On women not having it all

A recent, now widely circulating article in the Atlantic by Anne-Marie Slaughter, “Why Women Still Can’t Have it All,” details the author’s difficult choice to renounce a brilliant career as the State Department’s director of policy planning to have more time with her family. Read it. It’s reassuring, in a grim way, this validation of basic math: if you have an 16 hour a day job it’s darn difficult to be a super-mom or even an adequate mom. You can hire nannies, but you can’t hire more hours in the day or energy to fill them. Something’s gotta give. Slaughter suggests some options without much conviction. Nothing substantial. How could she? Twenty-four hours stretch just so far.

In 1979, Dustin Hoffman became the sentimental hero in Kramer vs Kramer when he sacrificed the fast-track for fatherhood. Amazing. What a guy. Thirty-three years later, such a plot line would draw scarcely a yawn if the woman were the protagonist. Happens all the time. What’s the big deal?

I don’t have small children but I do have family and friends and try to have some political-social activity. You know that a lot of time spent writing will have its costs. Obviously. You know this as a logical truth, but every time there’s a choice to be made between the page and the XYZ demands of life, it hits me: “Oh, this is what ‘it’s gonna cost you’ means.This too has got to go.” One can be more efficient, delegate, let a lot of things go, sleep less, watch no TV, have no apps, treasure the moment, and so forth. But still, time’s winged chariot . . . I wish I had a snappy conclusion to this blog. Friends are coming to watch the World Cup and I’ve got chapter 13 to think about. Something’s gotta give.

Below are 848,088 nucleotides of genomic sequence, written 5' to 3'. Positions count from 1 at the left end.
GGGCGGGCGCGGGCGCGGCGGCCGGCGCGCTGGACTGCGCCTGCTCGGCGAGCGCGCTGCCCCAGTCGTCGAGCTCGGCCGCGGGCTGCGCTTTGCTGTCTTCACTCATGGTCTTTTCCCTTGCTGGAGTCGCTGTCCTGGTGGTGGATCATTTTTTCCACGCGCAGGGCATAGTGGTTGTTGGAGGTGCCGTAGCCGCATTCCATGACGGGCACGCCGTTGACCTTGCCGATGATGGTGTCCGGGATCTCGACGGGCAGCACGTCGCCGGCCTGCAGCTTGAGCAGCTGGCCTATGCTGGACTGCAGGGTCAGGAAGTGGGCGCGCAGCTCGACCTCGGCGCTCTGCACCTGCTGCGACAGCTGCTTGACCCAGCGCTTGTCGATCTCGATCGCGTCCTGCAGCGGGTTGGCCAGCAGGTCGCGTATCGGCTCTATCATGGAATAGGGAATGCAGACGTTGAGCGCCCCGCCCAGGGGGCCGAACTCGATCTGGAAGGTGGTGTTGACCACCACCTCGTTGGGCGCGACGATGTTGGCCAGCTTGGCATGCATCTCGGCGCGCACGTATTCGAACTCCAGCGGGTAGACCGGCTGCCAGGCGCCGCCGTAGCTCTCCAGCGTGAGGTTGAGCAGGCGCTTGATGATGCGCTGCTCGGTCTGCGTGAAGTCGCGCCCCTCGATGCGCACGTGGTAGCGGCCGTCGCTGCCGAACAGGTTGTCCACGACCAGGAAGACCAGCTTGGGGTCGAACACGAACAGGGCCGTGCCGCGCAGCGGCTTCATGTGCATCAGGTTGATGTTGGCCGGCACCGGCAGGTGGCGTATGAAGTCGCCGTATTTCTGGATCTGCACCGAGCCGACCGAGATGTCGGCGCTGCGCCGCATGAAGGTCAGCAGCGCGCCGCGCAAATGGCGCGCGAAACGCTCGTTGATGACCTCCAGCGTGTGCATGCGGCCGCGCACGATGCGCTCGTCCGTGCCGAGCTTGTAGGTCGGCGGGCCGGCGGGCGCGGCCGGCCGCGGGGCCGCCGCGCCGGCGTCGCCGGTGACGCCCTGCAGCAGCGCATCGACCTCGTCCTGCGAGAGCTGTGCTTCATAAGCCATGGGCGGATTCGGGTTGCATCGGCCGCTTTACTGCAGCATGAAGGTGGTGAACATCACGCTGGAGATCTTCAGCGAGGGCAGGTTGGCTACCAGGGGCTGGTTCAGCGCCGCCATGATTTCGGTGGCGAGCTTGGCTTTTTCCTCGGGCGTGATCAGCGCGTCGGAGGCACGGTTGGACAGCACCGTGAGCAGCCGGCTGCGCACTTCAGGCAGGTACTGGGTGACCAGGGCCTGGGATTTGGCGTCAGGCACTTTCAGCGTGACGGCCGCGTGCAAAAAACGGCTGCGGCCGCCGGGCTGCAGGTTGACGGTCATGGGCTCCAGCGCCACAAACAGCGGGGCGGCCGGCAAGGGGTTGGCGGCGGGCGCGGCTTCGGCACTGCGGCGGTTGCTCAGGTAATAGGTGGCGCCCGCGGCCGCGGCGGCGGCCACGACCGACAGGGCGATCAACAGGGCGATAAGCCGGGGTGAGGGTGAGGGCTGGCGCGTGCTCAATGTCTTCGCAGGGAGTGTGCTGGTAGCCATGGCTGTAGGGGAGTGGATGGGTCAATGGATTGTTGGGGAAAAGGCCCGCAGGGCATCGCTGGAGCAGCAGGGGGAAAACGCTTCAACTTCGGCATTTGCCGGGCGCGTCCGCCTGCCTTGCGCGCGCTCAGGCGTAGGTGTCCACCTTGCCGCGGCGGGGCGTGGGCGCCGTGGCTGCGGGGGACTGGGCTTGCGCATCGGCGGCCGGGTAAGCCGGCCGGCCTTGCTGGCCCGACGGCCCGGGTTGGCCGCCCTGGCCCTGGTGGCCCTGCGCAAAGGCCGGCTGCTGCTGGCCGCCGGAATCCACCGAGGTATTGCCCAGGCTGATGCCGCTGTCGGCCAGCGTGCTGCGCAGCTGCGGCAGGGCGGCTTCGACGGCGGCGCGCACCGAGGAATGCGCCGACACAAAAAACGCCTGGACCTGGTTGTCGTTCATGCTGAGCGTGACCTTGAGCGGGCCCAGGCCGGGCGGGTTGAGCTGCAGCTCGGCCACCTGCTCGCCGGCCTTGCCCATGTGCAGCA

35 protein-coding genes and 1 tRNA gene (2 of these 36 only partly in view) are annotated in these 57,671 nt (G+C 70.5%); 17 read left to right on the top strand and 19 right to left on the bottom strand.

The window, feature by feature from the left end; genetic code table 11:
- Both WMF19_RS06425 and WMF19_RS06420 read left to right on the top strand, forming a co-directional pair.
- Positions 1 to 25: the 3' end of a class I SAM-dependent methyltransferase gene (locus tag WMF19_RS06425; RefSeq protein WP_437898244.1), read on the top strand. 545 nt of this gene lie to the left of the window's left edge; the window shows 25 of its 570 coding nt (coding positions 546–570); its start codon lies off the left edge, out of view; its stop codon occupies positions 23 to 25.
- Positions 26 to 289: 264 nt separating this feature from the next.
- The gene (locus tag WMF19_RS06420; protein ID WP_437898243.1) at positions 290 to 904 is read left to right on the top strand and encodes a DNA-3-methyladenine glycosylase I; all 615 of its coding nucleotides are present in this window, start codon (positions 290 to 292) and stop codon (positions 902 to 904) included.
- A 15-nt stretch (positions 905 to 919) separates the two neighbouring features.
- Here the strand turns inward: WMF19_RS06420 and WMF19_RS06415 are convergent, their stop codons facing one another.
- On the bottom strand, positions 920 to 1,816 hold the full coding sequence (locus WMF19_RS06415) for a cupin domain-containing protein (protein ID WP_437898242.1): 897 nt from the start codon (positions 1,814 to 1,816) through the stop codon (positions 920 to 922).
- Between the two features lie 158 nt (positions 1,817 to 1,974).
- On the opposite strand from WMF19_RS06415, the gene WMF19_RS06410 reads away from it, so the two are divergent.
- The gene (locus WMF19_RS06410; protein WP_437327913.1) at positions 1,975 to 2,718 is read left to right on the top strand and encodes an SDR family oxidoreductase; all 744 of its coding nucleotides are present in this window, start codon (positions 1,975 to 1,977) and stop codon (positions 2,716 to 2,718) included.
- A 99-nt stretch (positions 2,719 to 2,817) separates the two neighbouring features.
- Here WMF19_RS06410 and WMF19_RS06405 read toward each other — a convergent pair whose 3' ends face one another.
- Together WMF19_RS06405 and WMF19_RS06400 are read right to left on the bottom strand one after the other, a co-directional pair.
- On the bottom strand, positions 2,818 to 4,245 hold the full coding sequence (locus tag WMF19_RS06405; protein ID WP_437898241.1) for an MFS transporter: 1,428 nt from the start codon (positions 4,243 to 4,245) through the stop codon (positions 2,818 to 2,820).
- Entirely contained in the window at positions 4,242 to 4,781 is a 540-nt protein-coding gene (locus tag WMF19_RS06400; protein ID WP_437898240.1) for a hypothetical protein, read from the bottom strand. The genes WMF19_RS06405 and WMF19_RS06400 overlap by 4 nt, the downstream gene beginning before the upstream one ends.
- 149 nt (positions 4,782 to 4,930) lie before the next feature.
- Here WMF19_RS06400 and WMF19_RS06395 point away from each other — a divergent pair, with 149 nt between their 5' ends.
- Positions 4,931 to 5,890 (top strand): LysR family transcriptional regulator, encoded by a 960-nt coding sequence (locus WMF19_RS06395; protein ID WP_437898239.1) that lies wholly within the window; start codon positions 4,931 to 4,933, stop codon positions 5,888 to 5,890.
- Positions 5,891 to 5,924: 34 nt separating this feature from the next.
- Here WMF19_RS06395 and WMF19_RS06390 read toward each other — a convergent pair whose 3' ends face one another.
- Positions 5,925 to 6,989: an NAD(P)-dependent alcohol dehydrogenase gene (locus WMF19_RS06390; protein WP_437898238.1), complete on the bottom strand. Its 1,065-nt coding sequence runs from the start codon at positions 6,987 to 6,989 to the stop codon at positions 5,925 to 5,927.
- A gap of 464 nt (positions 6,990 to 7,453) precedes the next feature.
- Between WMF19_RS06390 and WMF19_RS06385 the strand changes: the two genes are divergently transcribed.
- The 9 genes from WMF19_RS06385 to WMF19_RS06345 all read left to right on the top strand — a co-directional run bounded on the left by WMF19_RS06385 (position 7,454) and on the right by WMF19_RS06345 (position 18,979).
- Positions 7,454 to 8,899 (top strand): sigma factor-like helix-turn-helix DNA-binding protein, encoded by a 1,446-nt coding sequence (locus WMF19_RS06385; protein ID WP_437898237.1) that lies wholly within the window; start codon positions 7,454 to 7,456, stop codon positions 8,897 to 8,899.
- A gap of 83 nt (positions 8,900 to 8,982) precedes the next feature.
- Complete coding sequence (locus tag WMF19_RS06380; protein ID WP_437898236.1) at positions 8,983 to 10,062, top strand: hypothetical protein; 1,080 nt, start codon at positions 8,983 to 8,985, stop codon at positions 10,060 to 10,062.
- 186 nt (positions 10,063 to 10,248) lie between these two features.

Pamela Schoenewaldt, historical novels of immigration and the search for self in new worlds: WHEN WE WERE STRANGERS, SWIMMING IN THE MOON, and UNDER THE SAME BLUE SKY (all HarperCollins).

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Workshop on Point of View for the Knoxville Writers Guild, Sat. Feb. 18, 2017, 10am to noon

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Recent Review
“Absorbing and layered with rich historical details, in Under the Same Blue Sky, Schoenewaldt weaves a tender and at times, heartbreaking story about German-Americans during World War I. With remarkable compassion, the author skillfully portrays conflicted loyalties, the search for belonging, the cruelty of war, and the resilience of the human spirit.”—Ann Weisgarber, author of The Promise and The Personal History of Rachel Dupree

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